“Transformers: The Last Knight” reminded me of something that I couldn’t quite put my finger on and it wasn’t until I left the theater that the perfect analogy popped into my head. This fifth installment in the Hasbro toy brand franchise is sort of like when you have a really bad case of food poisoning. You start vomiting uncontrollably and think you’re finally done when — surprise — you find yourself running to puke yet again. It’s a never ending stream of upchuck until you’ve expelled the last bits of unpleasantness from your system and it’s finally over, leaving you feeling as good as new.
That pretty much sums up this stupid, flashy, regurgitated summer blockbuster.
If you are already a big fan of this loud, dumb film franchise then you’re going to see this one too and you’re probably going to love it. It’s not quite as bad as some of the other “Transformers” sequels, so that’s at least one positive thing I have to say.
I’m not one of those “high art” snobby film critics either. I actually like Michael Bay and think he’s talented when it comes to great looking visuals (see “Bad Boys II” if you ever doubt the man is a good director), and the earlier parts of this film are quite enjoyable. It’s when the thing deteriorates into a lazy mess of a robot cartoon that it becomes a rambling, puzzling lesson in total and complete incoherence.
It’s sad because the spectacular opening sequence, featuring a battle complete with King Arthur, the wizard Merlin (Stanley Tucci), and a giant dragon, is a considerable hook that’s extremely well done. It actually made me raise the bar a little bit solely based on its enjoyable extravagance. The film doesn’t really veer off into la la land until about halfway through its grueling two and a half hour run time, when it starts to fester and drags on and on and on. If you’re among the strongest willed moviegoers who are voluntarily able to stick with it until the very end, you’ll need to get some fresh air after sitting for what feels like much, much longer.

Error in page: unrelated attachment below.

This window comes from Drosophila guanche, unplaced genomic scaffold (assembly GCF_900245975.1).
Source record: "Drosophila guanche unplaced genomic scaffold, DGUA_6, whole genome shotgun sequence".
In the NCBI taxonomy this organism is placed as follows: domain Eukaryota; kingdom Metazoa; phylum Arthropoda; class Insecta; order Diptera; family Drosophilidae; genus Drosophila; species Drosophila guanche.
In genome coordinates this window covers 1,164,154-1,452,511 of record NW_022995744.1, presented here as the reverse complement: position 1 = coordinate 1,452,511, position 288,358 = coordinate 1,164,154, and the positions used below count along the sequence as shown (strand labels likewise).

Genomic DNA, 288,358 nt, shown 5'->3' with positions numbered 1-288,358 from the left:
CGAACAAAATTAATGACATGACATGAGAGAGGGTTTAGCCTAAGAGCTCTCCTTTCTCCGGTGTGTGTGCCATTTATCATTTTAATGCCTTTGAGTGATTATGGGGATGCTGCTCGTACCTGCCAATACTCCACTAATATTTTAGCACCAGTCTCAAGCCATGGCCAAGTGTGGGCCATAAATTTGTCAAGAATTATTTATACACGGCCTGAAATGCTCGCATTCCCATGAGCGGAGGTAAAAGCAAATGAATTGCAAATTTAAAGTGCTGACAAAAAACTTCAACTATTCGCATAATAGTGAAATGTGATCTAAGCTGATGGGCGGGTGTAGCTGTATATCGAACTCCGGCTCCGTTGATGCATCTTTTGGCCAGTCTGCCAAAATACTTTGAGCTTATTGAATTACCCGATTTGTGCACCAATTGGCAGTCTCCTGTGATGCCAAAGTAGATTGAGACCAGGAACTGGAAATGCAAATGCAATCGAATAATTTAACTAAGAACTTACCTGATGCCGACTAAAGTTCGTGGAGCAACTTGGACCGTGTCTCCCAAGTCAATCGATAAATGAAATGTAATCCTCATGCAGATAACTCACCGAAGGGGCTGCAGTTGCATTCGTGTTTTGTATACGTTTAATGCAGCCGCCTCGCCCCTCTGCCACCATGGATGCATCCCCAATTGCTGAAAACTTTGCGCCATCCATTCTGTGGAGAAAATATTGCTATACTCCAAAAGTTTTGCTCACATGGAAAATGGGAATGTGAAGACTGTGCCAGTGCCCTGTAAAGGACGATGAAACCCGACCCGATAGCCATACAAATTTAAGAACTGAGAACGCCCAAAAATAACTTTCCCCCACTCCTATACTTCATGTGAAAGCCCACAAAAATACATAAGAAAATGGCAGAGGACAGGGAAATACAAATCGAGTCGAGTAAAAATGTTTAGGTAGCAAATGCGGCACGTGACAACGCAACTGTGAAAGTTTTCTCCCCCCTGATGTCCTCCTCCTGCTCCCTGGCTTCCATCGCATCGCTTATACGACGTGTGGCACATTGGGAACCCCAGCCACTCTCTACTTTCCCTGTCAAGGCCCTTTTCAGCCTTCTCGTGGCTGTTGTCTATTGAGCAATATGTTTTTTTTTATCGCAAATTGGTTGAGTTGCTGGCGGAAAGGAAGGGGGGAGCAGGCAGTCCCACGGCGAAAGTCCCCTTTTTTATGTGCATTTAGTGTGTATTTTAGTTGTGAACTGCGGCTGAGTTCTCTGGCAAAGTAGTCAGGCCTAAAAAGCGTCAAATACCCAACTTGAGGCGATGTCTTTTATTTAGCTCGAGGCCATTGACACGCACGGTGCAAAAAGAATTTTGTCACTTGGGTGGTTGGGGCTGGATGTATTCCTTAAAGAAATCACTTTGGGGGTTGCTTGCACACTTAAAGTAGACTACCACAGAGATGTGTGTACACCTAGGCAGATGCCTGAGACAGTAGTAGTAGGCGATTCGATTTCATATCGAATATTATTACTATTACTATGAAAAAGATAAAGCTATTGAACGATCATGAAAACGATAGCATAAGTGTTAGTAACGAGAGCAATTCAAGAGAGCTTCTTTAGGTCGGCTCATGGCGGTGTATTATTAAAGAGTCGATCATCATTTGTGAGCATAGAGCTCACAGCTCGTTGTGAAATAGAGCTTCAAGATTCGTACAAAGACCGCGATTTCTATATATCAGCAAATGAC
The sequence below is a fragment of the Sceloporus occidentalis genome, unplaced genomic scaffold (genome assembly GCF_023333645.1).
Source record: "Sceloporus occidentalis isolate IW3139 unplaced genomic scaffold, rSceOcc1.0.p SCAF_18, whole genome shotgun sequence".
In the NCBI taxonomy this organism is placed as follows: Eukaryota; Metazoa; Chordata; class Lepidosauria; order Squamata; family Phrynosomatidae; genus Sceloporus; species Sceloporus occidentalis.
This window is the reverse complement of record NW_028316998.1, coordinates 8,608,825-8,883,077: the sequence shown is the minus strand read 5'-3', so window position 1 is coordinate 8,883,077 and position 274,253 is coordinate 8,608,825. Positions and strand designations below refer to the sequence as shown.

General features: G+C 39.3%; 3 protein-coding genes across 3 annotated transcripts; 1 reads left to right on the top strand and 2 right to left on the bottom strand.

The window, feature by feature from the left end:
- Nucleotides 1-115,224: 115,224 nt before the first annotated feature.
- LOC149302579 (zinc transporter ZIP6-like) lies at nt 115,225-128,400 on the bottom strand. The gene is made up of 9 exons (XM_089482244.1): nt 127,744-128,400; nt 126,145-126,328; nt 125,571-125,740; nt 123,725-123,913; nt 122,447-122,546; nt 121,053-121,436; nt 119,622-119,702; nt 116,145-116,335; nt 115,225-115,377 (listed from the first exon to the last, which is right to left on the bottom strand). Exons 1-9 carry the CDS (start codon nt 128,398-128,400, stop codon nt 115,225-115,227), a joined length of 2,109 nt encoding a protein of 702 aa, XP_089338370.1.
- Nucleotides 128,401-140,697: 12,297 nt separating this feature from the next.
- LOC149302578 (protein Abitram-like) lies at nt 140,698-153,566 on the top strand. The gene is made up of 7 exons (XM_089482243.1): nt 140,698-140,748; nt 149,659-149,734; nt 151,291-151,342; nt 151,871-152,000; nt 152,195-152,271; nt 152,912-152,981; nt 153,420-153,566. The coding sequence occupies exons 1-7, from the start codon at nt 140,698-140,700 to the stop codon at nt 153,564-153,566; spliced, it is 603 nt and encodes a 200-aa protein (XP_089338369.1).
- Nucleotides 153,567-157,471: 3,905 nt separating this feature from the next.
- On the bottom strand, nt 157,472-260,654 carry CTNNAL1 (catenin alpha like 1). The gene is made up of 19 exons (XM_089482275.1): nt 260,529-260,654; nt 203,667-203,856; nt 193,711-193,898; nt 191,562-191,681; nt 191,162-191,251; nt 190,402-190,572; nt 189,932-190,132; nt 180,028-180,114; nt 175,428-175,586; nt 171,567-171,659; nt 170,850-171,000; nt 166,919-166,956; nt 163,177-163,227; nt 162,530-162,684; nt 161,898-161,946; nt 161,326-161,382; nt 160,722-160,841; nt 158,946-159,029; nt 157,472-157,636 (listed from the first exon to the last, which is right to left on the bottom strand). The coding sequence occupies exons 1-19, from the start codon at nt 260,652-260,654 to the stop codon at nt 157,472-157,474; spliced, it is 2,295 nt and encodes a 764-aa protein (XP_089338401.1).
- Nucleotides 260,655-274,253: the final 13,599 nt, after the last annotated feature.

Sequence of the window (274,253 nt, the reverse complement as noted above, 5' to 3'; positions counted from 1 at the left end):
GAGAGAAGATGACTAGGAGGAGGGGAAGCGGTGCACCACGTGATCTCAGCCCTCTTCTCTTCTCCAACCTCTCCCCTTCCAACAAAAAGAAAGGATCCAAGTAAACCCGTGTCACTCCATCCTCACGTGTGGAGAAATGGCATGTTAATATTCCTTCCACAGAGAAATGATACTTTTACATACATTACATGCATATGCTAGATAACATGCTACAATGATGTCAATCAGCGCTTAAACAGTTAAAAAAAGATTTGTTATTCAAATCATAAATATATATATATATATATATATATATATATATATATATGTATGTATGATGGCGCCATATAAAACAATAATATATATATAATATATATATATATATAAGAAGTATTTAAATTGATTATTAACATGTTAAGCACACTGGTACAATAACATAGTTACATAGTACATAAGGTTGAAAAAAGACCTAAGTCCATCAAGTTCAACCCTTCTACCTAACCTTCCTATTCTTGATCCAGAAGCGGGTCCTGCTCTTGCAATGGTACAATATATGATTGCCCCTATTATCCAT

The movie works when it ties in a good, old fashioned adventure quest plot (a’la “Raiders of the Lost Ark” and “National Treasure”) involving a loony member of a secret society (Anthony Hopkins) and an heir of Merlin (Laura Haddock) instead of the modern day jumble of angry army men (led by Josh Duhamel), our strapping hero mechanic Cade (Mark Wahlberg), and tough alien-fighting teen orphan Izabella (Isabela Moner). I wish Bay had stuck to this adventure theme direction for the story because it is fun and somehow oddly worked within the alien transforming vehicle world and most of all, it actually made sense. Human interaction is far better than phony looking animated robot fights, fiery explosions, nonstop yelling, and shooting.
Dialogue isn’t one of the film’s strengths either, with seven (yes, SEVEN!!) credited “screenwriters” choosing to dumb down the most simplistic of phrases into awkwardly contrived platitudes or laughably wooden statements of the obvious. How these projects manage to attract talent with true acting cred like Wahlberg, Hopkins, and John Turturro is beyond me. Oh, wait a second: it’s all about the Benjamins.
The special effects are first class (too bad the editing and direction of the CGI bits are so chaotic that they blur together and become much more tedious than exhilarating) and deserve a better showcase than this mayhem allows. And I have great news for those of you who love explosions: as is Bay’s trademark, this movie is loaded with so many detonations that if I had to venture a guess, I’d say there are at least two big fireballs for every minute of film.
I’ll leave you with some words of cinematic wisdom: see “Transformers: The Last Knight” if you must, but remember that your ticket purchase will encourage Hollywood to churn out more rubbish exactly like it.